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COPD and obstructive sleep apnoea (OSA), two highly prevalent disorders,1 are both associated with substantial sleep-related hypoventilation.2 Sleep-related hypoventilation in these patients is of greater magnitude than that recorded in healthy subjects. These observations raise the possibility that patients concurrently affected by COPD and OSA, also known as overlap syndrome, may develop worse sleep-related hypoventilation than patients with COPD or OSA alone. When sufficiently severe, sleep-related hypoventilation can reset the chemoreceptor threshold with resultant daytime hypercapnia.3 This (hypothetical) chain of events could explain why, despite less severe airway obstruction, the prevalence of daytime hypercapnia in patients with overlap syndrome is greater than that in patients with COPD4 or OSA alone.5 More profound hypercapnia and nocturnal hypoxaemia might also explain the reported increase in mortality in overlap syndrome compared with COPD.6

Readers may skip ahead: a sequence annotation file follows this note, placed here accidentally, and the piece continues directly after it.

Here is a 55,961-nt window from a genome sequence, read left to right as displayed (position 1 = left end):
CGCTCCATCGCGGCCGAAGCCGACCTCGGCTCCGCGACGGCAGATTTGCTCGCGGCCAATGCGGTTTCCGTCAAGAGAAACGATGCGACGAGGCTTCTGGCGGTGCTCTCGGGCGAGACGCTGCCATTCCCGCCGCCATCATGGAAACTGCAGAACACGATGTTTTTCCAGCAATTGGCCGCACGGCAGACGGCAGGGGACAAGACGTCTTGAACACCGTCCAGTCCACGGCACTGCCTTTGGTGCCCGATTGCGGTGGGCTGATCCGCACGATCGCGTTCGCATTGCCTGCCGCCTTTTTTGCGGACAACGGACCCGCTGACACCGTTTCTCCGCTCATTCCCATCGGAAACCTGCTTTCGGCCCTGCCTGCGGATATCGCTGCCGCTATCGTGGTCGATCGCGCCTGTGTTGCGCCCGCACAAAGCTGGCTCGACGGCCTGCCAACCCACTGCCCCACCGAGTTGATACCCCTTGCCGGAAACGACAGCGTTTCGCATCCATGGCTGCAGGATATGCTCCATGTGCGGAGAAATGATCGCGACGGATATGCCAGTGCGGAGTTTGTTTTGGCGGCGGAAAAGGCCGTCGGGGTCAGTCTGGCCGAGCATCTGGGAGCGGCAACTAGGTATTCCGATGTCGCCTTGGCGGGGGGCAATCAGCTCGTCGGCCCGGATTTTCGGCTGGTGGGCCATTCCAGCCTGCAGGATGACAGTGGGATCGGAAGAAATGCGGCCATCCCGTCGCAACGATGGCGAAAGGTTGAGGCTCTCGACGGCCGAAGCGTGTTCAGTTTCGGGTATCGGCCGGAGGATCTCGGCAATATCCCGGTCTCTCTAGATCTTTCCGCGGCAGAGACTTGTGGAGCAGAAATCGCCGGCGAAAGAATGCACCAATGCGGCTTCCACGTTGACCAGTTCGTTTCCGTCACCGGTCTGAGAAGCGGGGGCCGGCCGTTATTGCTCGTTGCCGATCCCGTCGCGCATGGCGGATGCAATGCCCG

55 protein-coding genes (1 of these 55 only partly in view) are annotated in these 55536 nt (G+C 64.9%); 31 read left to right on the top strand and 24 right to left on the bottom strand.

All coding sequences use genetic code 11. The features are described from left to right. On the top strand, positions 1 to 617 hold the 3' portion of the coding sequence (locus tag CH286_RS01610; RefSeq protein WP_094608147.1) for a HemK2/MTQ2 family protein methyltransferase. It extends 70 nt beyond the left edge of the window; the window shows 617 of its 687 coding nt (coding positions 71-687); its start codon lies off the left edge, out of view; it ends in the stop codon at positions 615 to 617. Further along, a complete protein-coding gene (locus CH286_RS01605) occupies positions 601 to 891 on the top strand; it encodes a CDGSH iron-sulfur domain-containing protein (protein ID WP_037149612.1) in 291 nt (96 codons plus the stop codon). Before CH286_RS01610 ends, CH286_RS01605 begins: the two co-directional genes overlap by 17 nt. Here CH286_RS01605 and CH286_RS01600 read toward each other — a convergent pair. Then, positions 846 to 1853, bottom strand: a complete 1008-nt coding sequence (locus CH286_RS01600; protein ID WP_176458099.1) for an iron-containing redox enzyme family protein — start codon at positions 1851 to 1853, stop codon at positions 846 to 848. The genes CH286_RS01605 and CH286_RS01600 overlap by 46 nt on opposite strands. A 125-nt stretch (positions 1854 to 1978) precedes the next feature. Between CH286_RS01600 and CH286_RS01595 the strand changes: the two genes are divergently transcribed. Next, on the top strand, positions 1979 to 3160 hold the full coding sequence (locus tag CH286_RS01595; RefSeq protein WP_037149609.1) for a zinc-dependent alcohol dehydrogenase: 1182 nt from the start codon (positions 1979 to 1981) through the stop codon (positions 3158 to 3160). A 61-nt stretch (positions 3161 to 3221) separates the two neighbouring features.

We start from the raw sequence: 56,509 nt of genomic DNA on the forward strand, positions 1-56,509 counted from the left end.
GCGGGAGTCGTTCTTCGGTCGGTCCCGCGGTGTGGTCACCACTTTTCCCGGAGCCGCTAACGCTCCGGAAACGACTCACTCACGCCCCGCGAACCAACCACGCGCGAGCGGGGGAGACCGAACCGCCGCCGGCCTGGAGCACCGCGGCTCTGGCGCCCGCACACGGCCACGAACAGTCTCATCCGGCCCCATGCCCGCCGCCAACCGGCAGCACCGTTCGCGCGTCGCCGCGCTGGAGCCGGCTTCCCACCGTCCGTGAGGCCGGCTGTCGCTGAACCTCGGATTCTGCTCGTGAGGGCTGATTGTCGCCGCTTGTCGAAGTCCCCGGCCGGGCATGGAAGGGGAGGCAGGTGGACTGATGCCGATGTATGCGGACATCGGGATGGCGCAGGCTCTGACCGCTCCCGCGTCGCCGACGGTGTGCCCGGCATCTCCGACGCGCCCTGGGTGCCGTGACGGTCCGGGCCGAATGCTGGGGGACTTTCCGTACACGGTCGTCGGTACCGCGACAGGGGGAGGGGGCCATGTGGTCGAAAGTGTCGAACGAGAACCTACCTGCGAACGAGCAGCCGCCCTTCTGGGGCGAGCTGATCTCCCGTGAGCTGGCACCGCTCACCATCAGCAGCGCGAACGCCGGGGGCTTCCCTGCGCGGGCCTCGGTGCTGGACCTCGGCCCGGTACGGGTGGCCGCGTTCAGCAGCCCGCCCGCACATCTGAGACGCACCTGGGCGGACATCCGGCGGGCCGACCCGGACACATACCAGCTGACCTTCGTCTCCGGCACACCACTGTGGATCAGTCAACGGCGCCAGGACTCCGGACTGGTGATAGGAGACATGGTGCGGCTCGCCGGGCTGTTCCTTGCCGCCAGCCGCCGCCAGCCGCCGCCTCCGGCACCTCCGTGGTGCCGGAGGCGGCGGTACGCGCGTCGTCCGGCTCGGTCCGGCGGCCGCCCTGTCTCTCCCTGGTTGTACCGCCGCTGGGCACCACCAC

He et al7 advance our understanding of the mechanisms of sleep-related hypoventilation in overlap syndrome. Specifically, and for the first time, the investigators compare the neural respiratory drive and ventilation during non-rapid eye movement (NREM) sleep in overlap syndrome against drive and ventilation in COPD alone, OSA alone and in healthy subjects. Neural respiratory drive was quantified as the amplitude of the diaphragm electromyogram signal (EMGdi) recorded with oesophageal electrodes.8 To assess upper airway resistance, the investigators computed the ratio of tidal volume to EMGdi.9